As we mentioned last Friday, we’re going to spend the next 20 days highlighting all of the authors selected for Granta’s “Best of Young Spanish-Language Novelists” special issue. All past and future posts related to this issue can be found by clicking here..
Today we have a special interview with Federico Falco, whose new story “In Utah There Are Mountains Too” appears in this issue.
Emily Davis: What does it mean to you to have been named by Granta one of the Best Young Spanish-Language Novelists?
Federico Falco: First of all, a recognition of this caliber is a great joy, it means opportunity for my work and my career, something that I value very highly. At the same time, it is a sign that I am heading in the right direction, that I ought to continue on that path and also, of course, it is a great responsibility. One has to try not to disappoint the expectations that come of a recognition like this one.
ED: Where did the desire to be a writer come from?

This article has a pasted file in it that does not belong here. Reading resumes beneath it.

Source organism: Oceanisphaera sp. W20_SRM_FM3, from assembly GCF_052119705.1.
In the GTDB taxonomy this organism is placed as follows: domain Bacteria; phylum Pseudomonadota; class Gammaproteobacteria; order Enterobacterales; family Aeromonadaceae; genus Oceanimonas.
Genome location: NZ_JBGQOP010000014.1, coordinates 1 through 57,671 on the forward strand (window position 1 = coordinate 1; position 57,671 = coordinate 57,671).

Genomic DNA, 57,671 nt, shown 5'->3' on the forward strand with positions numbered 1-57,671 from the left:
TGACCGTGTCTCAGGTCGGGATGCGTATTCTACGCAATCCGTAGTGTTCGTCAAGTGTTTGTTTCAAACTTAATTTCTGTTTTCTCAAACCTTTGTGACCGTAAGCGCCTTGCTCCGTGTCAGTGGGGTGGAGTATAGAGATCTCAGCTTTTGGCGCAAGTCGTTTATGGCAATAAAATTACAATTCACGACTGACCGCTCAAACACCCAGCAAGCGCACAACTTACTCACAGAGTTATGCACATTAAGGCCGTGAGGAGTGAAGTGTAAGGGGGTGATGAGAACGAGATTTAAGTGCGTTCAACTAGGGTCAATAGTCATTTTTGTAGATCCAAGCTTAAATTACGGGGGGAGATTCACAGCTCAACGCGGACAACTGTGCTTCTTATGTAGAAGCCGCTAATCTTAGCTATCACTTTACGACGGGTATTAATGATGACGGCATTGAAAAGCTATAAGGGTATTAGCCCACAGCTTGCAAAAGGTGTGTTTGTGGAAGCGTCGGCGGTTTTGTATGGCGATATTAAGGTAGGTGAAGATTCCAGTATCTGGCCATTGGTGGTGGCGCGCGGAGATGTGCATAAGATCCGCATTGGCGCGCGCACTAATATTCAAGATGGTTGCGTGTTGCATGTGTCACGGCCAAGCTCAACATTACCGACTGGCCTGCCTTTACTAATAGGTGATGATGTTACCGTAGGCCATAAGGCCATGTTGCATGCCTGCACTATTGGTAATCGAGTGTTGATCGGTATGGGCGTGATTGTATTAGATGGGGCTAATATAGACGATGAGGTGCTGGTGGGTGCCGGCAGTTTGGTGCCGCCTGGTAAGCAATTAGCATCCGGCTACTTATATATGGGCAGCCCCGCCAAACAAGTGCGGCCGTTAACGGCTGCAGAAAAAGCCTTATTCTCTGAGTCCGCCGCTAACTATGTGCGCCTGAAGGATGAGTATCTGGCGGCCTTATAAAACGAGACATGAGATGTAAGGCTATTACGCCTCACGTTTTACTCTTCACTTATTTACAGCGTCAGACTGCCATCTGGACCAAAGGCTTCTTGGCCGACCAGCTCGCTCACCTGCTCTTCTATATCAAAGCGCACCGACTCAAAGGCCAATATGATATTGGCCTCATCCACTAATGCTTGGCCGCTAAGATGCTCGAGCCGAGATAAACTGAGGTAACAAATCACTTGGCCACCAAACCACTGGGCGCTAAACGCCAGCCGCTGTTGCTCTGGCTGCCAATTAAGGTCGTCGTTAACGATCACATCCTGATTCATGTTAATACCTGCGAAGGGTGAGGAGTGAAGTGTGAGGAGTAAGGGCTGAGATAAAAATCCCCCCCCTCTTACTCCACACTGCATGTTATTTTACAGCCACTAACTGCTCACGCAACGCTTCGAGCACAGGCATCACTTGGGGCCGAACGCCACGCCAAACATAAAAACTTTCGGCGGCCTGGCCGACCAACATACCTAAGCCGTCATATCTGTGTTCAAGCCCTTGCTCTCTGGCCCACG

FF: When I was small I lived in a village where there were no bookstores and the only libraries were not very well stocked. Fortunately, in my home and in the home of one my aunts, there were a lot of books. I grew up watching my parents read—something that not all the adults I knew did—and they always gave me a lot of freedom to rummage through the bookcases and pick out the books that interested me. As a form of entertainment but also of escape, my infancy and adolescence were marked by reading. Maybe because of that, the desire to start writing my own stories developed naturally. When I was ten or eleven I had already started and abandoned several novels and I couldn’t wait to get to high school because I figured that there they would teach me to write better.
ED: What writers have influenced you?
FF: Tons. Chekhov, Tolstoy, Faulkner, Virginia Woolf, Francis Scott Fitzgerald, Hemingway, John Cheever, Flannery O’Connor, Carver, Cesare Pavese, Pier Paolo Pasolini, Eugenio Montale, Natalia Ginzburg. Among Argentines, Juan José Saer, Antonio Di Benedetto, Manuel Puig, Daniel Moyano, Andrés Rivera, and many more.
ED: Do you have a favorite writer among the others on the new Granta list?